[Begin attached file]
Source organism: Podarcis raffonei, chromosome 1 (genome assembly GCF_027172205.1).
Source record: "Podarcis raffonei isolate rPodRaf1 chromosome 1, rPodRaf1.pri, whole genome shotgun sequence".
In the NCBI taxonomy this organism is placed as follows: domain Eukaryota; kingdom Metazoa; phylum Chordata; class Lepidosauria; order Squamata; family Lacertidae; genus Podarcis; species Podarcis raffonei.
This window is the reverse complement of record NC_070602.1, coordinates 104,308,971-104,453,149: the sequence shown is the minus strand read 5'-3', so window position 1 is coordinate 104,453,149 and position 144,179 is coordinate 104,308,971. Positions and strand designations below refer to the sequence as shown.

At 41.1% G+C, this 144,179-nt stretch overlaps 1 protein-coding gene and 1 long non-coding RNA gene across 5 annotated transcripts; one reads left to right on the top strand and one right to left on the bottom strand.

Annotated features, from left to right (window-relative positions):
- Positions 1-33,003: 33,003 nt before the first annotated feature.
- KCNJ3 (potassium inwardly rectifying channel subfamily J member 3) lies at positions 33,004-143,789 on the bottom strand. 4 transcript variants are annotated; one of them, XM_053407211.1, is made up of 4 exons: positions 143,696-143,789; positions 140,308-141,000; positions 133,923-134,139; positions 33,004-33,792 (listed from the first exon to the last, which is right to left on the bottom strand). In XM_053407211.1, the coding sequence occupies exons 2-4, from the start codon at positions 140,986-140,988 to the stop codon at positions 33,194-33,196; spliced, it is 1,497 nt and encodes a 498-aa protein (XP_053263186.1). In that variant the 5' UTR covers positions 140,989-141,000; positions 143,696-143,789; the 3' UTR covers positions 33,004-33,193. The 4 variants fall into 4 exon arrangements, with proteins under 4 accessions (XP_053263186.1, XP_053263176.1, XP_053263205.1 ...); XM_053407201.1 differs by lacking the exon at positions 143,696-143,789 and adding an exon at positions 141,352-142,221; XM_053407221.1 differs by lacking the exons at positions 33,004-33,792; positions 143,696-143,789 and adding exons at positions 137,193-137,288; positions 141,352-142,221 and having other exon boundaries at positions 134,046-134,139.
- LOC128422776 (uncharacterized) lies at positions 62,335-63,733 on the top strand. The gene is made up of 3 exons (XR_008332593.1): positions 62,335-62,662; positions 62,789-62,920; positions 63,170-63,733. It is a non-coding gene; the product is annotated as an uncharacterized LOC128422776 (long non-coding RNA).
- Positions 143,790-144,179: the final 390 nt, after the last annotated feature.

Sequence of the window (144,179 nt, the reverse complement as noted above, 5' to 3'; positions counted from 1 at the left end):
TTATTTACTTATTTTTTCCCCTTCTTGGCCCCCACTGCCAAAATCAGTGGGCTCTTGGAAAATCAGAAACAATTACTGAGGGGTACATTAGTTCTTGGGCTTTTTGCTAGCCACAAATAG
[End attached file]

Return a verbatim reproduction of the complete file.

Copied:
Source organism: Podarcis raffonei, chromosome 1 (genome assembly GCF_027172205.1).
Source record: "Podarcis raffonei isolate rPodRaf1 chromosome 1, rPodRaf1.pri, whole genome shotgun sequence".
In the NCBI taxonomy this organism is placed as follows: domain Eukaryota; kingdom Metazoa; phylum Chordata; class Lepidosauria; order Squamata; family Lacertidae; genus Podarcis; species Podarcis raffonei.
This window is the reverse complement of record NC_070602.1, coordinates 104,308,971-104,453,149: the sequence shown is the minus strand read 5'-3', so window position 1 is coordinate 104,453,149 and position 144,179 is coordinate 104,308,971. Positions and strand designations below refer to the sequence as shown.

At 41.1% G+C, this 144,179-nt stretch overlaps 1 protein-coding gene and 1 long non-coding RNA gene across 5 annotated transcripts; one reads left to right on the top strand and one right to left on the bottom strand.

Annotated features, from left to right (window-relative positions):
- Positions 1-33,003: 33,003 nt before the first annotated feature.
- KCNJ3 (potassium inwardly rectifying channel subfamily J member 3) lies at positions 33,004-143,789 on the bottom strand. 4 transcript variants are annotated; one of them, XM_053407211.1, is made up of 4 exons: positions 143,696-143,789; positions 140,308-141,000; positions 133,923-134,139; positions 33,004-33,792 (listed from the first exon to the last, which is right to left on the bottom strand). In XM_053407211.1, the coding sequence occupies exons 2-4, from the start codon at positions 140,986-140,988 to the stop codon at positions 33,194-33,196; spliced, it is 1,497 nt and encodes a 498-aa protein (XP_053263186.1). In that variant the 5' UTR covers positions 140,989-141,000; positions 143,696-143,789; the 3' UTR covers positions 33,004-33,193. The 4 variants fall into 4 exon arrangements, with proteins under 4 accessions (XP_053263186.1, XP_053263176.1, XP_053263205.1 ...); XM_053407201.1 differs by lacking the exon at positions 143,696-143,789 and adding an exon at positions 141,352-142,221; XM_053407221.1 differs by lacking the exons at positions 33,004-33,792; positions 143,696-143,789 and adding exons at positions 137,193-137,288; positions 141,352-142,221 and having other exon boundaries at positions 134,046-134,139.
- LOC128422776 (uncharacterized) lies at positions 62,335-63,733 on the top strand. The gene is made up of 3 exons (XR_008332593.1): positions 62,335-62,662; positions 62,789-62,920; positions 63,170-63,733. It is a non-coding gene; the product is annotated as an uncharacterized LOC128422776 (long non-coding RNA).
- Positions 143,790-144,179: the final 390 nt, after the last annotated feature.

Sequence of the window (144,179 nt, the reverse complement as noted above, 5' to 3'; positions counted from 1 at the left end):
TTATTTACTTATTTTTTCCCCTTCTTGGCCCCCACTGCCAAAATCAGTGGGCTCTTGGAAAATCAGAAACAATTACTGAGGGGTACATTAGTTCTTGGGCTTTTTGCTAGCCACAAATAG